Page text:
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Unearth a Future Archaeologist's Sci-Fi Short Film at the Tribeca Film Festival

See Daniel Arsham's 'Future Relic 01-04' this weekend, starring James Franco, Juliette Lewis, Ethan Suplee, and more.
Image by James Law, courtesy of Film the Future

It begins in 2055 with imagery of shallow waves washing against a beach. A female voice, that of young protagonist Lona Rey (played by Aimee Laurence), talks about how these waves are crashing in on skyscrapers. Now, people “live closer to the moon than to the sea.” The film then flashes back to 2045, where two commercial pilots fly a jet through a catastrophic storm. In 2095, an adult Lona Rey (Juliette Lewis) visits her father’s abandoned lab. It concludes (at least until next year's sequel) in 2160, with James Franco in a silver space suit, tampering with boomboxes, VHS tapes, and more sculpted from earthly materials including obsidian and volcanic ash.


Last Saturday night at Tribeca Film Festival, multimedia artist Daniel Arsham screened his 16-minute film, Future Relic 01-04, a collage of new and old material from a selection of the nine to-be short films he plans to soon debut as a full feature.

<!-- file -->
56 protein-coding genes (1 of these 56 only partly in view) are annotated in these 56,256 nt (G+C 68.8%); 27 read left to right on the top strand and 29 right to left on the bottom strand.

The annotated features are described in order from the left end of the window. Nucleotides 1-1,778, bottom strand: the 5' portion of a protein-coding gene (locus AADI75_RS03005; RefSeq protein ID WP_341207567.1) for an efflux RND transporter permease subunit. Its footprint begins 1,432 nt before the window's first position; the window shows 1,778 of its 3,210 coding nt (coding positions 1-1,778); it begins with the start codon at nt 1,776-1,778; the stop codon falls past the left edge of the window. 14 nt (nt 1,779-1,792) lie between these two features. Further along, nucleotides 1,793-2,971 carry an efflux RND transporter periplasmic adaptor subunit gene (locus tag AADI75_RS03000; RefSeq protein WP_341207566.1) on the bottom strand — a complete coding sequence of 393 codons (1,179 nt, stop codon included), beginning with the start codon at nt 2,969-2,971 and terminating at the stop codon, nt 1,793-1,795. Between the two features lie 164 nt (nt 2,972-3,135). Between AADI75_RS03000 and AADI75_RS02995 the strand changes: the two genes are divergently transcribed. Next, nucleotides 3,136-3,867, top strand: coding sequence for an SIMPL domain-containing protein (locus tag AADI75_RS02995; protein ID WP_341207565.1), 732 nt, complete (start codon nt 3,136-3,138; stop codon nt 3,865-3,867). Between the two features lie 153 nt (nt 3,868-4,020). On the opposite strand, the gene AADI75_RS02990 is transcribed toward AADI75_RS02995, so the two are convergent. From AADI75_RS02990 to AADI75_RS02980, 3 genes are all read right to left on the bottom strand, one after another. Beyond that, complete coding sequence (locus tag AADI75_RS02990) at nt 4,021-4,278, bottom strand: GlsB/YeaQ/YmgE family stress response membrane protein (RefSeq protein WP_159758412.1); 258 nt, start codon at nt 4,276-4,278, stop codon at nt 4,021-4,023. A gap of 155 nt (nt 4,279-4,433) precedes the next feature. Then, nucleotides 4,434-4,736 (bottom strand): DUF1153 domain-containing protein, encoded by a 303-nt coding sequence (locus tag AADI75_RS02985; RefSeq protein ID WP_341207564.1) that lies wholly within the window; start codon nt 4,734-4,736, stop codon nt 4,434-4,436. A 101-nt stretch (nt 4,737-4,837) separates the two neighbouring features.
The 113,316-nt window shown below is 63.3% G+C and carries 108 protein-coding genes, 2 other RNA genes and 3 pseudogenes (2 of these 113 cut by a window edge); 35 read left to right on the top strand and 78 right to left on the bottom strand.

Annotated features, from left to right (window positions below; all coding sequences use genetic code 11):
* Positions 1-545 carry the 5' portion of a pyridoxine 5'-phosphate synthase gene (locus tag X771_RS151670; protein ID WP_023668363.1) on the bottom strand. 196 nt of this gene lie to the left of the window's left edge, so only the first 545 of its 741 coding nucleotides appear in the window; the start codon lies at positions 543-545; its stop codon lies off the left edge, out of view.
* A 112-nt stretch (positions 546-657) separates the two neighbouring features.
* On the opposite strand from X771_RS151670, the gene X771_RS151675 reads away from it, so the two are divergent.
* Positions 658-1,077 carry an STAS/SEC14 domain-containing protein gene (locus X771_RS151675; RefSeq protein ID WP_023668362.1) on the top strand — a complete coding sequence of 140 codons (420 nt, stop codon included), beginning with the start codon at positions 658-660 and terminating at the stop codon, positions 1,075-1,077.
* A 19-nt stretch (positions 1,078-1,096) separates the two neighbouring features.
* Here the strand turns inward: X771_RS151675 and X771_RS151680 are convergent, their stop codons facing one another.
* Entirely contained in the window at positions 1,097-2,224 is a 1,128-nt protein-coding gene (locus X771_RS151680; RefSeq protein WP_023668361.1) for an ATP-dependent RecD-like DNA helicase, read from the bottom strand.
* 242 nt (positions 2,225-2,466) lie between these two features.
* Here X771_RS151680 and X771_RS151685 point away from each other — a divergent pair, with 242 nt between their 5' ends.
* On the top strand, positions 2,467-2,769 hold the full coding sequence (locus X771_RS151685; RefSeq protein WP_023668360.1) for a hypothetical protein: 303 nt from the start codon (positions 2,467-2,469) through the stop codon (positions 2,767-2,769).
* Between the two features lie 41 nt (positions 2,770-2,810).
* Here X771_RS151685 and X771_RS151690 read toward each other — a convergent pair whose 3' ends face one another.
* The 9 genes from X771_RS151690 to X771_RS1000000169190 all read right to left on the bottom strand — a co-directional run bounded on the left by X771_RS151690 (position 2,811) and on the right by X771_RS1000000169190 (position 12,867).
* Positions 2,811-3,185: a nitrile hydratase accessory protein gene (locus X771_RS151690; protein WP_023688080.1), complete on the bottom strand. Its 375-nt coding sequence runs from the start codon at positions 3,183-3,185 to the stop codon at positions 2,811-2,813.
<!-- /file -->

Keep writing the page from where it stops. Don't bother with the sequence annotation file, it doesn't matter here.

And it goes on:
Future Relic 03 Official Trailer from Film the Future on Vimeo.

Image by James Law, courtesy of Film the Future

Also starring James Franco, Juliette Lewis, Ethan Suplee, and Matthew Maher, these films provide a narrative and contextual landscape to Arsham’s "future archaeology" artistic practice. Each chapter of the film includes one Future Relic sculpture, a piece with the shape of a dead or dying technology, composed out of volcanic ash.

Image by James Law, courtesy of Film the Future

Future Relic 01 and Future Relic 02 once gave the perception of being individual short films in a series, but the latest two chapters, Future Relic 03 and Future Relic 04, string them into a narrative collage of moments through flashbacks, flash-forwards, and allegorical, but ever-time-traveling moments. As the film progresses, Rey, the daughter of Dr. Mattias Rey—the scientist who excavated parts out of the moon to counteract climate change by changing its gravitational pull—and her quest to find him after he disappeared when she was younger.

“I have always found the concept of ‘The Future’ to be a perfect vessel in which to encapsulate all of my creative pursuits," Arsham explains. "It is a dream, a vision of things possible made from a mixture of the present and the past, and a projection of our hopes and fears. For me, the future is all about potential, both good and bad, benevolent and evil.”


Future Relic 03 is screening as part of Shorts: Gallery Opening at TFF 2015. Learn more and buy tickets on its Tribeca Film Festival website, and catch up on the Future Relic series on NOWNESS.

Image by James Law, courtesy of Film the Future

Image by James Law, courtesy of Film the Future

Daniel Arsham. Image by James Law, courtesy of Film the Future


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